- Car companies with poor quality and reliability have had trouble breaking into the US market.
- Tesla has been an exception to that rule.
- The EV-maker has covered its flaws with state-of-the-art technology and strong branding.
Over the past 50 years, automakers had little hope of entering the US market if they could not master the basics of manufacturing. When they took market share from GM, Ford and Chrysler in the 1970s, Toyota and Honda built a reputation on cars that were more reliable than American cars. Bob Lutz, a former GM, Ford and Chrysler executive, told Businesshala that Detroit was forced to reevaluate how it built cars. “We established Toyota’s all-in-one production system method,” he said.
Meanwhile, foreign brands struggling with quality and reliability such as Yugo, Renault and Sterling struggle to gain a foothold in the US, Dave Sargent, who oversees JD Power’s vehicle quality research, told Businesshala. Hyundai’s change in america That came only after it began offering a 100,000-mile warranty, a sign that it had fixed its quality issues.
But Tesla, the latest automaker to have continued success in the US, has bucked the trend by proving that poor quality and reliability don’t necessarily scare away customers. The electric-car maker has long rejected many of the ideas behind Toyota’s production philosophy, sometimes relying heavily on automation or rushing through oversight to boost production. Over the years, Tesla has outperformed its rivals in quality and reliability surveys from J.D. Power and Consumer Reports.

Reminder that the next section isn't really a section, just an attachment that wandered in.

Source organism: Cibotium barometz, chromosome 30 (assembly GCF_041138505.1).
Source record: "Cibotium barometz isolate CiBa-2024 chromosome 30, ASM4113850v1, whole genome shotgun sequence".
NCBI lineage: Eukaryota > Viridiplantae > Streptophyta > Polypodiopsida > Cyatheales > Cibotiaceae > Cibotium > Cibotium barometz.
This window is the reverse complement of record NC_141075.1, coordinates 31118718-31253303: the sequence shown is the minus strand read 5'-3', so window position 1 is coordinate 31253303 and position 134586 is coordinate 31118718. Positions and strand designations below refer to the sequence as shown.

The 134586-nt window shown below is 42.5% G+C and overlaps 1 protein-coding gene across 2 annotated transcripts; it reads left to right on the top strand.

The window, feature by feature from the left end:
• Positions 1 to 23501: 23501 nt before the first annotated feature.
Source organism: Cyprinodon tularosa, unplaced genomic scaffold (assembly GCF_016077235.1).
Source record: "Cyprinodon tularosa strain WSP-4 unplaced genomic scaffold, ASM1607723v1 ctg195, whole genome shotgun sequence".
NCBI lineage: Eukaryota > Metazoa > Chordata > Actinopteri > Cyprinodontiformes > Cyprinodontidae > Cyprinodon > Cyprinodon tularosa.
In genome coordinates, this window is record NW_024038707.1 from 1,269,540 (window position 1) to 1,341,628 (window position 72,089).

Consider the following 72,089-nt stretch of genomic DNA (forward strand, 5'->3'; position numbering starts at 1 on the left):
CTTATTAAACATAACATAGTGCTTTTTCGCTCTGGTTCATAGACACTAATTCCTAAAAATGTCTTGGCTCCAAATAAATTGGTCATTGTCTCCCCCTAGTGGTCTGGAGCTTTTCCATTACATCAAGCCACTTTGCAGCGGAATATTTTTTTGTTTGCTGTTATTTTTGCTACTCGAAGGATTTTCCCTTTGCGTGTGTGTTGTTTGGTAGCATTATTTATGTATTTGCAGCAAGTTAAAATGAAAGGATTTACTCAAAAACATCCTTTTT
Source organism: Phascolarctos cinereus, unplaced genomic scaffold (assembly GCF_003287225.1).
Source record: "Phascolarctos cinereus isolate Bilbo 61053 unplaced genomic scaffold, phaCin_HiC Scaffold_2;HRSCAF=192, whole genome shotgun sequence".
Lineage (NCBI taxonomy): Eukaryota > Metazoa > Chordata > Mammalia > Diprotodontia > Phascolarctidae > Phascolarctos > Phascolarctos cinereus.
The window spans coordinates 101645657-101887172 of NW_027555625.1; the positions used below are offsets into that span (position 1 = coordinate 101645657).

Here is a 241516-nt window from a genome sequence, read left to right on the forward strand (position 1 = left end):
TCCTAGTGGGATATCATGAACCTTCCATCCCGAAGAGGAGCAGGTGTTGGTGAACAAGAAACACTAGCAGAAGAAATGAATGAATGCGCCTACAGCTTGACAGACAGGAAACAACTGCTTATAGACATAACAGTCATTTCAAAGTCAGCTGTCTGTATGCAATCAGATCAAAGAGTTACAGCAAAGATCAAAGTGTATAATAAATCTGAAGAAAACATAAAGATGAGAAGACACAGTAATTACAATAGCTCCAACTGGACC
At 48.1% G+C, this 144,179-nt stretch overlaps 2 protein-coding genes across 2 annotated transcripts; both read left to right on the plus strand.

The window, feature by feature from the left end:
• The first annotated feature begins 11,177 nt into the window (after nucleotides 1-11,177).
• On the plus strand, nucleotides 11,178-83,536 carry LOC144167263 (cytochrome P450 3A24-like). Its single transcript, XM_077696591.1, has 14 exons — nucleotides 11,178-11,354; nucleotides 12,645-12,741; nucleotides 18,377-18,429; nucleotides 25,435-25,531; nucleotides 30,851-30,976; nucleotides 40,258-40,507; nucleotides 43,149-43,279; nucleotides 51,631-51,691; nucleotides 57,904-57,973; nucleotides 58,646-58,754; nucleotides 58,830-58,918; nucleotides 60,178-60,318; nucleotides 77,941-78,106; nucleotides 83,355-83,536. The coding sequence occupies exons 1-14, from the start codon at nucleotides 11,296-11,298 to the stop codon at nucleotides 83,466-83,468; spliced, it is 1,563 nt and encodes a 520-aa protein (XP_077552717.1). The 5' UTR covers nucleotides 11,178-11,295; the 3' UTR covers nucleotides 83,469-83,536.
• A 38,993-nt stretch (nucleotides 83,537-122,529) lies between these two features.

Yet Tesla has consistently grown sales, while earning industry-leading owner-satisfaction scores. Since 2016, the company has Top most Consumer Reports’ ranking of the automotive brands with the happiest customers. Ed Kim, AutoPacific’s vice president of industry analysis, said while other automakers have found success with poorly built models, Tesla hasn’t done so consistently.
Tesla transcends the auto industry’s conventional wisdom that quality is king with cutting-edge technology and inspiring intense loyalty. The company pioneered features like wireless updates, larger screens that control multiple settings, and Autopilot, a driver-assistance system that can navigate city streets (with mixed results according to YouTube videos and professional examiner)
Tesla also has strong intangible assets, such as the enthusiasm generated by its bold and controversial CEO. Elon Musk has said he cares more promoting clean energy From Maximizing Tesla’s Profits. And so for some customers, Tesla is more than a car. This is an opportunity to promote technological advancement and a healthier planet. “It’s like what Elon says: If you’re buying a gasoline car in this day and age, it’s like buying a horse when the car is available,” a Tesla customer told Businesshala in 2019.
The question is whether Tesla can live up to that sentiment in the long run. Consumers may not adapt to Tesla’s flaws as a wider variety of EVs become available in the coming years, Kim and Sargent said, but similar predictions made proved wrong before this. Electric models from competitors such as Audi, Jaguar and Chevrolet haven’t stopped Tesla’s growth.
And Tesla’s customers may have fewer problems to deal with going forward. While Tesla fared poorly in J.D. Power’s most recent dependency studyIt has made significant improvements to build quality in recent years, Sandy Munro, whose consulting firm has disassembled and tested several Tesla vehicles, told Businesshala. Should this trend continue, it doesn’t matter whether the company can retain Musk and continue to grow in automotive technology.
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